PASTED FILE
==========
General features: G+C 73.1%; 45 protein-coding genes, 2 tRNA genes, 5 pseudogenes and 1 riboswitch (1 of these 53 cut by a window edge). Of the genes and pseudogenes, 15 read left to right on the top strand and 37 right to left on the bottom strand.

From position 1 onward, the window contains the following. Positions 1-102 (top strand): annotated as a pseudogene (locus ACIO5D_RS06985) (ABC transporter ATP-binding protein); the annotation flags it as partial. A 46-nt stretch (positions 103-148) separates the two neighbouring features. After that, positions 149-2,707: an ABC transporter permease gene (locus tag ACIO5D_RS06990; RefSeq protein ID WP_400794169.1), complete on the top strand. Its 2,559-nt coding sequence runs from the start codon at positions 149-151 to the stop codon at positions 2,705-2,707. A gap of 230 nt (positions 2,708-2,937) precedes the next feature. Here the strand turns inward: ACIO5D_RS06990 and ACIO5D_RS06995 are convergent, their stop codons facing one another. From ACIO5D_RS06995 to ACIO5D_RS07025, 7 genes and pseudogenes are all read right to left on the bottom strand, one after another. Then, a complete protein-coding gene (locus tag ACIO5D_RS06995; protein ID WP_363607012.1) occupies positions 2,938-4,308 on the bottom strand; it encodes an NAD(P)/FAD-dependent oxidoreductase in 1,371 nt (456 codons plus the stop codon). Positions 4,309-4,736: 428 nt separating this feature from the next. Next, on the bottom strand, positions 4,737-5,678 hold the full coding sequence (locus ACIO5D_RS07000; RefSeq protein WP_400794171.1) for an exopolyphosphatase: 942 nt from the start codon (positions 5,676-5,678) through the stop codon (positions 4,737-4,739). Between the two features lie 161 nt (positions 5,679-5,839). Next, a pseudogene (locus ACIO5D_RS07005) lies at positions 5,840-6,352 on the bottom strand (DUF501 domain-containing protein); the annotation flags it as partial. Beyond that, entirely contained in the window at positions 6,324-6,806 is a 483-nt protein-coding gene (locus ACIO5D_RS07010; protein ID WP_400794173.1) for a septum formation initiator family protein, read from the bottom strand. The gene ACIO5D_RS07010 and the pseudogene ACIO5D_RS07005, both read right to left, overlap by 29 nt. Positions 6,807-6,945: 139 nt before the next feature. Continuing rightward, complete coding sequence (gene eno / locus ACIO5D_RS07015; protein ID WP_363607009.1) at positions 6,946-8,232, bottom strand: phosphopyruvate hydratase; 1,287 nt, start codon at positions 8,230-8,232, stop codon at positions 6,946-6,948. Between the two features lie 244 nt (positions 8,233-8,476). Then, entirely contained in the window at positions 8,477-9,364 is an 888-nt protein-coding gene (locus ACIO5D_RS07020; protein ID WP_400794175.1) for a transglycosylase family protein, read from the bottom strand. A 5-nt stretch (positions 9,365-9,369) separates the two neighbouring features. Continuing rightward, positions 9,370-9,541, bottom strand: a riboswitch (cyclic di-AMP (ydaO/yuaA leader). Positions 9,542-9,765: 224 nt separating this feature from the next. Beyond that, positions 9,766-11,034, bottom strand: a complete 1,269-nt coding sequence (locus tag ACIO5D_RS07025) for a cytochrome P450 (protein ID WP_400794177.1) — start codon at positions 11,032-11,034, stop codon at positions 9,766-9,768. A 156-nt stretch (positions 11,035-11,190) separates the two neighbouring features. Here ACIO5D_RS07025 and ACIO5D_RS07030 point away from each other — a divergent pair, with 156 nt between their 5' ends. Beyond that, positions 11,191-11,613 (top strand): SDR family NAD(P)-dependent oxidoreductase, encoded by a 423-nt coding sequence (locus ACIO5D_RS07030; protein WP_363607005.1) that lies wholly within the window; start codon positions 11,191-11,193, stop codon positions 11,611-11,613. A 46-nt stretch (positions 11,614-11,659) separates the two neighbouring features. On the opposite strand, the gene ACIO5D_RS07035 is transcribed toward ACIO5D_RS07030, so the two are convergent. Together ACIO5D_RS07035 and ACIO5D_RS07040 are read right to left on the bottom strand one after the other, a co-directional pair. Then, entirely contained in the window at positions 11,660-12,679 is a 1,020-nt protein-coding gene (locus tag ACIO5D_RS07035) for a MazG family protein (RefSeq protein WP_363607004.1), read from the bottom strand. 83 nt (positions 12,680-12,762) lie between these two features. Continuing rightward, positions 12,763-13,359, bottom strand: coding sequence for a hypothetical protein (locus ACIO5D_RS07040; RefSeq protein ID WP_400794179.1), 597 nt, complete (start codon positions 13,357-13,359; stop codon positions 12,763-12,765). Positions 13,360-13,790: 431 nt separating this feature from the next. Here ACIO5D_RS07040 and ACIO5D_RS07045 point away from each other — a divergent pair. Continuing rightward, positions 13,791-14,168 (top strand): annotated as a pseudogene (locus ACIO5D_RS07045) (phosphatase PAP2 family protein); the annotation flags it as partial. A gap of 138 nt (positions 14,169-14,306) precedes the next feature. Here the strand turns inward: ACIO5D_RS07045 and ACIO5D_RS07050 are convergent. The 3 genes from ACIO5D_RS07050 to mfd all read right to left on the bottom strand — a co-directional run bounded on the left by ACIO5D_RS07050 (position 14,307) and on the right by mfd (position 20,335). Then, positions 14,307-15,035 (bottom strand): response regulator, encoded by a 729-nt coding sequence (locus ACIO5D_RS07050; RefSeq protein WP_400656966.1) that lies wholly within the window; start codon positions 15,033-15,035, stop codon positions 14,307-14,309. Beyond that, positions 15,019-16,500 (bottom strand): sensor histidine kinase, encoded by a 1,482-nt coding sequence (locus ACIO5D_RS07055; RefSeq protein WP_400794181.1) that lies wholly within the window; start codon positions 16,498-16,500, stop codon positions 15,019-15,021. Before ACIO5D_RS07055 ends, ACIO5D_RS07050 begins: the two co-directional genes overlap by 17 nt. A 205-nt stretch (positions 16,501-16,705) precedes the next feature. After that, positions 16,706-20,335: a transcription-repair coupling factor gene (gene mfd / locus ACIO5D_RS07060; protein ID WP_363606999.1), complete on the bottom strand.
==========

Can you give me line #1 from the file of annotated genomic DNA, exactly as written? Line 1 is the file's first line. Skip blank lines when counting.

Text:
General features: G+C 73.1%; 45 protein-coding genes, 2 tRNA genes, 5 pseudogenes and 1 riboswitch (1 of these 53 cut by a window edge). Of the genes and pseudogenes, 15 read left to right on the top strand and 37 right to left on the bottom strand.